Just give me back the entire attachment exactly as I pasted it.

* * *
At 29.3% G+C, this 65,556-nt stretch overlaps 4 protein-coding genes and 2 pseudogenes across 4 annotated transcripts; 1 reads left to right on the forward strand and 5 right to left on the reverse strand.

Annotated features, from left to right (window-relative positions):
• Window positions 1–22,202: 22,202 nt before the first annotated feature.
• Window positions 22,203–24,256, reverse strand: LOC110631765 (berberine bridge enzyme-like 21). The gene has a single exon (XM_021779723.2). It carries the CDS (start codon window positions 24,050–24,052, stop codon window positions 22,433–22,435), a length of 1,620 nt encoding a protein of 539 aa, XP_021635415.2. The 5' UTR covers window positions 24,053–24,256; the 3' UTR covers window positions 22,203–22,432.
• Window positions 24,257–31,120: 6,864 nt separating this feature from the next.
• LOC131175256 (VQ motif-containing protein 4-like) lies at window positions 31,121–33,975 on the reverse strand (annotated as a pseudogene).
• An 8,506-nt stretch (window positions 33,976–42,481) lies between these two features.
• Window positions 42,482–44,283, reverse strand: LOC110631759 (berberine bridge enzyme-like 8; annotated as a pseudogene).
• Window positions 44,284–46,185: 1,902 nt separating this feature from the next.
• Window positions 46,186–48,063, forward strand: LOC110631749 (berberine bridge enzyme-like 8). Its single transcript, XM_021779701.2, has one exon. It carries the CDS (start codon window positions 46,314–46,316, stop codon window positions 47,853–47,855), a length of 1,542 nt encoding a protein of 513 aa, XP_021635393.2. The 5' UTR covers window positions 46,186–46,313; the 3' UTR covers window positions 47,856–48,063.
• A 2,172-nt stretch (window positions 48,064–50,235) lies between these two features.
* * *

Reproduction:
At 29.3% G+C, this 65,556-nt stretch overlaps 4 protein-coding genes and 2 pseudogenes across 4 annotated transcripts; 1 reads left to right on the forward strand and 5 right to left on the reverse strand.

Annotated features, from left to right (window-relative positions):
• Window positions 1–22,202: 22,202 nt before the first annotated feature.
• Window positions 22,203–24,256, reverse strand: LOC110631765 (berberine bridge enzyme-like 21). The gene has a single exon (XM_021779723.2). It carries the CDS (start codon window positions 24,050–24,052, stop codon window positions 22,433–22,435), a length of 1,620 nt encoding a protein of 539 aa, XP_021635415.2. The 5' UTR covers window positions 24,053–24,256; the 3' UTR covers window positions 22,203–22,432.
• Window positions 24,257–31,120: 6,864 nt separating this feature from the next.
• LOC131175256 (VQ motif-containing protein 4-like) lies at window positions 31,121–33,975 on the reverse strand (annotated as a pseudogene).
• An 8,506-nt stretch (window positions 33,976–42,481) lies between these two features.
• Window positions 42,482–44,283, reverse strand: LOC110631759 (berberine bridge enzyme-like 8; annotated as a pseudogene).
• Window positions 44,284–46,185: 1,902 nt separating this feature from the next.
• Window positions 46,186–48,063, forward strand: LOC110631749 (berberine bridge enzyme-like 8). Its single transcript, XM_021779701.2, has one exon. It carries the CDS (start codon window positions 46,314–46,316, stop codon window positions 47,853–47,855), a length of 1,542 nt encoding a protein of 513 aa, XP_021635393.2. The 5' UTR covers window positions 46,186–46,313; the 3' UTR covers window positions 47,856–48,063.
• A 2,172-nt stretch (window positions 48,064–50,235) lies between these two features.